‘Black Mother’ Review: Exploring the Roots of Life Itself
There’s a good deal of water imagery in “Black Mother,” the new film by Khalik Allah. A shot of a waterfall feeding a stream, verdant trees and plants crowding its banks intermittently repeats. Overhead footage shows a foamy tide coming in and going out. Water is life, and “Black Mother” announces itself as an evocation, invocation and chronicle of birth and life. “First trimester,” a female voice says, as Allah holds on a full-frame view of a naked woman, the vivid life of her skin contrasting with the gray wall behind her.
Allah’s previous film, the staggering “Field Niggas” (2015), was shot in Manhattan, homing in on bedraggled drug addicts and mentally ill people on the streets of East Harlem. “Black Mother” was shot in Jamaica (his mother’s native country, where he has spent time over the years), and in its early scenes depicts deprivation and desperation not dissimilar to what his earlier film showed in such disconcerting focus. Here, Allah’s camera is more mobile than before, following streetwalking prostitutes while we hear the sounds of male voices negotiating with them over prices for specific sexual acts.
But the camera soon widens its travels, mixing film and video formats. In transferring the 8-millimeter and 16-millimeter footage, some of which he shot as a teenager, Allah makes it appear as if these visuals are being projected slightly out of frame, with sprockets and the bottom frame line visible.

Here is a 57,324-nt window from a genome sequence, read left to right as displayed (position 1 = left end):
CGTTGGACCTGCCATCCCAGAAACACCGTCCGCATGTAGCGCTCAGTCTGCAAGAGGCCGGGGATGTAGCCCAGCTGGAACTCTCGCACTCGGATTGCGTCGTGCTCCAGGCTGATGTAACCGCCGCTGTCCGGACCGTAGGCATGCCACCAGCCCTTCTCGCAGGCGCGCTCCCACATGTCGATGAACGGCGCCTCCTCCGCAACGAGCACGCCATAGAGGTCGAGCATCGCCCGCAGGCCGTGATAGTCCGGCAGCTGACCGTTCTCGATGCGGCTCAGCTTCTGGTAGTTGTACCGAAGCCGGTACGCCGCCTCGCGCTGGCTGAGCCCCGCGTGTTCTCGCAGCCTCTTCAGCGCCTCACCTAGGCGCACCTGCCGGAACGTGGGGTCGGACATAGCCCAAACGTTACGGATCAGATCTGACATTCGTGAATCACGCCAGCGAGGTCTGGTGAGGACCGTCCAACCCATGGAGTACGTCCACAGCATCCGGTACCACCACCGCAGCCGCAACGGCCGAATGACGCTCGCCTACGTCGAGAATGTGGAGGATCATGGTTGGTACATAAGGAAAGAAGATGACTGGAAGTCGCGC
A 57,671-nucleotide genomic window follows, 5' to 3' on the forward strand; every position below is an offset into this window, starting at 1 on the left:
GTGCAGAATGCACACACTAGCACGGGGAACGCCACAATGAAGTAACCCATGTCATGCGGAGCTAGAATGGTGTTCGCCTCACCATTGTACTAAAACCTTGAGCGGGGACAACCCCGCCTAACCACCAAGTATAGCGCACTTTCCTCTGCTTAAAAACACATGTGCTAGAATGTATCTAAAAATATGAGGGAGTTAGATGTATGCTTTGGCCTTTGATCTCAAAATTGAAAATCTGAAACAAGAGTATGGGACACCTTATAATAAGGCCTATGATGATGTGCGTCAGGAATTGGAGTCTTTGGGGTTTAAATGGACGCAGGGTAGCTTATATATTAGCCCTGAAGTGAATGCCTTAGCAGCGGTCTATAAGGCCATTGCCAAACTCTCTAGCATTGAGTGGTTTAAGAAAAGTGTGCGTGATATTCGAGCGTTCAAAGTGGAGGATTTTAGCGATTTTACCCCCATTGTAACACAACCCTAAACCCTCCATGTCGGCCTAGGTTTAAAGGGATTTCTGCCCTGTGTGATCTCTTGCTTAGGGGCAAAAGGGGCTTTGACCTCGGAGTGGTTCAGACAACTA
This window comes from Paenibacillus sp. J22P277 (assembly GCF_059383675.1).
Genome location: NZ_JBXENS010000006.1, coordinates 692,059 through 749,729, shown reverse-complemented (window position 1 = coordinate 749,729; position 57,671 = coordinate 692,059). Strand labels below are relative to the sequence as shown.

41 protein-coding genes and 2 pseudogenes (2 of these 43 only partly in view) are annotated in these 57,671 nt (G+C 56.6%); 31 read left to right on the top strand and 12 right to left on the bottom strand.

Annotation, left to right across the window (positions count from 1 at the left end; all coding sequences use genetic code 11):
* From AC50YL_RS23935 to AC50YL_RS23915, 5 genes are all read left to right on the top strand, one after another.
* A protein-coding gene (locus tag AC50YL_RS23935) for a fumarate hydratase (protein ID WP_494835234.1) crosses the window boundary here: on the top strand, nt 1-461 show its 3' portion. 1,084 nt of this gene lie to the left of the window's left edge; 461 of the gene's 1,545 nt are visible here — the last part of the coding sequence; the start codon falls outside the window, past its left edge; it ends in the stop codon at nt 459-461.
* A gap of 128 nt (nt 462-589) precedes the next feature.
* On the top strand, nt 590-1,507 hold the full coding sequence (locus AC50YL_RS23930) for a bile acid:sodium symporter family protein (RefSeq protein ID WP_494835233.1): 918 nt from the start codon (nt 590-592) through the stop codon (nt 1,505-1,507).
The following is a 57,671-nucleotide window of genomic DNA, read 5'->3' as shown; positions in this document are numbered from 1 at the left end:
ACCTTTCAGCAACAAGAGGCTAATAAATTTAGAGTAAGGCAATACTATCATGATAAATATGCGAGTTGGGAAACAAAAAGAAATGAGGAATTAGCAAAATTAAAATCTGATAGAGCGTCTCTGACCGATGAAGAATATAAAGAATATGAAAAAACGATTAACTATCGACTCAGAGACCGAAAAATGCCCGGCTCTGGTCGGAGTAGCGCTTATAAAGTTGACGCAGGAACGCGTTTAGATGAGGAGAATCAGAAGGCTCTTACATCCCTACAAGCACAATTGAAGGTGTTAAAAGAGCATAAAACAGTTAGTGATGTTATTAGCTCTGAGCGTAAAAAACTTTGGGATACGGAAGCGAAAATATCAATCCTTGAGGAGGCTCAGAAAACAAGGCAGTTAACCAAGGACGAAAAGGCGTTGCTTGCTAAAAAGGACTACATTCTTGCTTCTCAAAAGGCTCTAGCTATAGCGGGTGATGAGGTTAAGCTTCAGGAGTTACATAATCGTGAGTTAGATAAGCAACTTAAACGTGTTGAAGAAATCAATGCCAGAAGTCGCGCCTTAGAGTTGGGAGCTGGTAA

There are also snippets of family life (Allah’s own, we can infer, but the film never explicitly says as much), with a long section devoted to prayer at a memorial service. Another scene shows a pregnant woman getting an ultrasound, and in the section of the film announced as “Birth,” a childbirth is indeed seen.
In its poetic, elliptical, concise way, this film makes a grand statement: The black mother is the mother of life itself. And the gaze directed at the black faces and bodies in “Black Mother” is not a male gaze, or a documentarian’s gaze. It is a gaze of love. You’ll increasingly find this perspective in works like RaMell Ross’s “Hale County This Morning, This Evening,” an Oscar-nominated documentary about two young black men in Hale County, Ala. And it’s something today’s cinema could use a lot more of.